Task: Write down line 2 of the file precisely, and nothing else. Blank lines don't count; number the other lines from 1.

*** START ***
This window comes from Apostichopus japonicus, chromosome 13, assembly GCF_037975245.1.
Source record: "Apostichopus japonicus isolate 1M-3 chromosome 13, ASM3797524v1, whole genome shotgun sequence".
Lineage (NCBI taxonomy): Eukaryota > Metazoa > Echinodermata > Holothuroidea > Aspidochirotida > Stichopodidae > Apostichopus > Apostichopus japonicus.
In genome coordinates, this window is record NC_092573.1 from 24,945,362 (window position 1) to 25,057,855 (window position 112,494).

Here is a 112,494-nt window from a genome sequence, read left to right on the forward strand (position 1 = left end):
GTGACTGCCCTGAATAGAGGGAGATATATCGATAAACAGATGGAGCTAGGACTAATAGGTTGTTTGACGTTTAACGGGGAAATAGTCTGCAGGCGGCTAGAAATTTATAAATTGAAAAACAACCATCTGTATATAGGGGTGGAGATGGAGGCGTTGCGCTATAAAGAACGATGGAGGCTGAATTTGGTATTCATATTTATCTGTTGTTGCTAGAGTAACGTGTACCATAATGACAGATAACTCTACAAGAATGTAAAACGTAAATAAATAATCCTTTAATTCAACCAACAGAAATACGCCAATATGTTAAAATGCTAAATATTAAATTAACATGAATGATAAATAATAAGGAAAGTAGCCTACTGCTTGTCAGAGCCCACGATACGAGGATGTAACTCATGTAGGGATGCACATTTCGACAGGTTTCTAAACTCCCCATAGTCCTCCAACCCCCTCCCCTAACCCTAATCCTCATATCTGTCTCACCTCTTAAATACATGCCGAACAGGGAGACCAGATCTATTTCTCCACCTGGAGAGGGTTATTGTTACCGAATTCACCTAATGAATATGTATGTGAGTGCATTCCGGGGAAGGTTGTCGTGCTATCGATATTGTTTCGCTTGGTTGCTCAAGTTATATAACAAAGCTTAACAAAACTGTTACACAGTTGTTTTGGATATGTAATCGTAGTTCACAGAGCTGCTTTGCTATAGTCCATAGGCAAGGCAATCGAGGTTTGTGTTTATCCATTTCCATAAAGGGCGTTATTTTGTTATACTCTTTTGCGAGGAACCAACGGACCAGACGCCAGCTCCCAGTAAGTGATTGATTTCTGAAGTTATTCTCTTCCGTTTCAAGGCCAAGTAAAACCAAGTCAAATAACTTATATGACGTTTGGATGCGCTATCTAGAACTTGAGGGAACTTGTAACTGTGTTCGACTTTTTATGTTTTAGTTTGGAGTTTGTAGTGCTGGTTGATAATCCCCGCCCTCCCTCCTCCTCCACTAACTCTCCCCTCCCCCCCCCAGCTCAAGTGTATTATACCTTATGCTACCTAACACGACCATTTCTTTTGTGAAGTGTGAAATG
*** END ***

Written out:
Source record: "Apostichopus japonicus isolate 1M-3 chromosome 13, ASM3797524v1, whole genome shotgun sequence".